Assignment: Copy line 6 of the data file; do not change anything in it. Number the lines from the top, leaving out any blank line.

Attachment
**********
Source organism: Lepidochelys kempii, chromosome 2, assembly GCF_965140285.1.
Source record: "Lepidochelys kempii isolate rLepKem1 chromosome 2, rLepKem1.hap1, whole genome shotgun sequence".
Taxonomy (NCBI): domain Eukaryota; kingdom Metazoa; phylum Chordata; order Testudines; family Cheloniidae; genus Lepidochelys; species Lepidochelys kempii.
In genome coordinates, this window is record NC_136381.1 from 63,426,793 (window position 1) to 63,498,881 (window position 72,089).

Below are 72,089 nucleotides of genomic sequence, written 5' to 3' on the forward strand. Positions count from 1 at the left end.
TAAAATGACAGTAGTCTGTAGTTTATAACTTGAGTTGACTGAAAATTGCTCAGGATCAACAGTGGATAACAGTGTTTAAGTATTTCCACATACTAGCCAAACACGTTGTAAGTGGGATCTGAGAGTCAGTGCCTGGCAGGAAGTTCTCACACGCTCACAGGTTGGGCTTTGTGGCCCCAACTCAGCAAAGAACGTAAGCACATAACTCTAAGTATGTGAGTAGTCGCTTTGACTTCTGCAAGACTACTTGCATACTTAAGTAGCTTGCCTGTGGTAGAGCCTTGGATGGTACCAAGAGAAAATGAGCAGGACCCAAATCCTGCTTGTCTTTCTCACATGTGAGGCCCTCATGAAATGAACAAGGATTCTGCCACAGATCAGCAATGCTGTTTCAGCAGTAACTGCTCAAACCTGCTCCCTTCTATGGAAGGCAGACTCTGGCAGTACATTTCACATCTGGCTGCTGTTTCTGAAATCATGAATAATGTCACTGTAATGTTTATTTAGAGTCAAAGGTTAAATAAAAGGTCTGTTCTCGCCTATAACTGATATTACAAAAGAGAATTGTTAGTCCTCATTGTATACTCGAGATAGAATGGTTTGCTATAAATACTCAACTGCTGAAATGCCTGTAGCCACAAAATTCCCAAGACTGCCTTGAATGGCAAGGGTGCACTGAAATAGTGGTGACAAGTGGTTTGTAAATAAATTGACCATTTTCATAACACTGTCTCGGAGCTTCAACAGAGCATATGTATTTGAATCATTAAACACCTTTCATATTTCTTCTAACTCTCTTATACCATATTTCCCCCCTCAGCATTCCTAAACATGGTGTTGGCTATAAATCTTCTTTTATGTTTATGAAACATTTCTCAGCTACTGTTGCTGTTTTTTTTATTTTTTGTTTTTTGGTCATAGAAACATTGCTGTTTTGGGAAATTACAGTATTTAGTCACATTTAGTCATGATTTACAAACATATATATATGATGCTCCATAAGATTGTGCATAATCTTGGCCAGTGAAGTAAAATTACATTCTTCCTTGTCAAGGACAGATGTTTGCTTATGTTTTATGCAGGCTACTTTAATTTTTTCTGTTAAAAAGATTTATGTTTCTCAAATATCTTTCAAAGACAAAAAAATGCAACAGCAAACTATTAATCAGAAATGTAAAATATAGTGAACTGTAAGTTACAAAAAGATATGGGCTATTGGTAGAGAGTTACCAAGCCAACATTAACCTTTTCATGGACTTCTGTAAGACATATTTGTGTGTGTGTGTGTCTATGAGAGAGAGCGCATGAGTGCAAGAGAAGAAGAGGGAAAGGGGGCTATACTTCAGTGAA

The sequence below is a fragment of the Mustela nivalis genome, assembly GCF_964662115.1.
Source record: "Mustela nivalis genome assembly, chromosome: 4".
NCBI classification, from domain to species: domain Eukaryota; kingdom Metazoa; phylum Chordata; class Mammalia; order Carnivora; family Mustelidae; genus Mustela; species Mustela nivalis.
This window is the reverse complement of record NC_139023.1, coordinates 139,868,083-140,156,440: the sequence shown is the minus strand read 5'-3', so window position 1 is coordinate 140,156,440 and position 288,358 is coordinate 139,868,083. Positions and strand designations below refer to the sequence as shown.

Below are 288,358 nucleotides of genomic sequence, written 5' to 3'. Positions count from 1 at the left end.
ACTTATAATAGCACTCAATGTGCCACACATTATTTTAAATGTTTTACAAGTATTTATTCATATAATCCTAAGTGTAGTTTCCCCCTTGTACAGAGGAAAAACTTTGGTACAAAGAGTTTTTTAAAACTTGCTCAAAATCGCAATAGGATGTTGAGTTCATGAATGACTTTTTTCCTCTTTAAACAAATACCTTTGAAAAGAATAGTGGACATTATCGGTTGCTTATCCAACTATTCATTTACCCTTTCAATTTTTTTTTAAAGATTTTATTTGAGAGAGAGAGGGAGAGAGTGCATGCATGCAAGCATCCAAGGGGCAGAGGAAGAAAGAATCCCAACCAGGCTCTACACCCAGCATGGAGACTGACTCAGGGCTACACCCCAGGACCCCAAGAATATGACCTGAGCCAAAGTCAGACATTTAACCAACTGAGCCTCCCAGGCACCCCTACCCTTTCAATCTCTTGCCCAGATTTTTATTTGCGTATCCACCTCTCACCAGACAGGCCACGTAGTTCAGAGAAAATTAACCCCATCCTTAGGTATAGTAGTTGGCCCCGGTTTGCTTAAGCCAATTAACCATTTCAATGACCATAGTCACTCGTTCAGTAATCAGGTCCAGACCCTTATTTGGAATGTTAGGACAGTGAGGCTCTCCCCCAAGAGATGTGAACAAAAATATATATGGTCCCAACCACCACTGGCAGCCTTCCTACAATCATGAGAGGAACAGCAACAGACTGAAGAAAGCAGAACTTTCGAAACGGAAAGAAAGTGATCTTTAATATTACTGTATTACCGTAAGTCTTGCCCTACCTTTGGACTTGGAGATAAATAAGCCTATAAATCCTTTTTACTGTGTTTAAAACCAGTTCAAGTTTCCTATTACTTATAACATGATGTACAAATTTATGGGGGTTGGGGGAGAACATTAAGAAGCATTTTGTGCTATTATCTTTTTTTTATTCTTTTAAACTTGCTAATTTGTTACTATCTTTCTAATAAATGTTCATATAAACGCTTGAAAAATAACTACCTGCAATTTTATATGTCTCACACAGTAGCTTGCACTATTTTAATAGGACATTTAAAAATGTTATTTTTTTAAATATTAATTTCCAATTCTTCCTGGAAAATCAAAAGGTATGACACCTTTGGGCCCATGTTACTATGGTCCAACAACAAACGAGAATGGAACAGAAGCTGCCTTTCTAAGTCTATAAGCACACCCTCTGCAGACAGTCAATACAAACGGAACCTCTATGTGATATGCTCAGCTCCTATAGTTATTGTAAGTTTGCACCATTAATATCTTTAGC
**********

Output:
TAAAATGACAGTAGTCTGTAGTTTATAACTTGAGTTGACTGAAAATTGCTCAGGATCAACAGTGGATAACAGTGTTTAAGTATTTCCACATACTAGCCAAACACGTTGTAAGTGGGATCTGAGAGTCAGTGCCTGGCAGGAAGTTCTCACACGCTCACAGGTTGGGCTTTGTGGCCCCAACTCAGCAAAGAACGTAAGCACATAACTCTAAGTATGTGAGTAGTCGCTTTGACTTCTGCAAGACTACTTGCATACTTAAGTAGCTTGCCTGTGGTAGAGCCTTGGATGGTACCAAGAGAAAATGAGCAGGACCCAAATCCTGCTTGTCTTTCTCACATGTGAGGCCCTCATGAAATGAACAAGGATTCTGCCACAGATCAGCAATGCTGTTTCAGCAGTAACTGCTCAAACCTGCTCCCTTCTATGGAAGGCAGACTCTGGCAGTACATTTCACATCTGGCTGCTGTTTCTGAAATCATGAATAATGTCACTGTAATGTTTATTTAGAGTCAAAGGTTAAATAAAAGGTCTGTTCTCGCCTATAACTGATATTACAAAAGAGAATTGTTAGTCCTCATTGTATACTCGAGATAGAATGGTTTGCTATAAATACTCAACTGCTGAAATGCCTGTAGCCACAAAATTCCCAAGACTGCCTTGAATGGCAAGGGTGCACTGAAATAGTGGTGACAAGTGGTTTGTAAATAAATTGACCATTTTCATAACACTGTCTCGGAGCTTCAACAGAGCATATGTATTTGAATCATTAAACACCTTTCATATTTCTTCTAACTCTCTTATACCATATTTCCCCCCTCAGCATTCCTAAACATGGTGTTGGCTATAAATCTTCTTTTATGTTTATGAAACATTTCTCAGCTACTGTTGCTGTTTTTTTTATTTTTTGTTTTTTGGTCATAGAAACATTGCTGTTTTGGGAAATTACAGTATTTAGTCACATTTAGTCATGATTTACAAACATATATATATGATGCTCCATAAGATTGTGCATAATCTTGGCCAGTGAAGTAAAATTACATTCTTCCTTGTCAAGGACAGATGTTTGCTTATGTTTTATGCAGGCTACTTTAATTTTTTCTGTTAAAAAGATTTATGTTTCTCAAATATCTTTCAAAGACAAAAAAATGCAACAGCAAACTATTAATCAGAAATGTAAAATATAGTGAACTGTAAGTTACAAAAAGATATGGGCTATTGGTAGAGAGTTACCAAGCCAACATTAACCTTTTCATGGACTTCTGTAAGACATATTTGTGTGTGTGTGTGTCTATGAGAGAGAGCGCATGAGTGCAAGAGAAGAAGAGGGAAAGGGGGCTATACTTCAGTGAA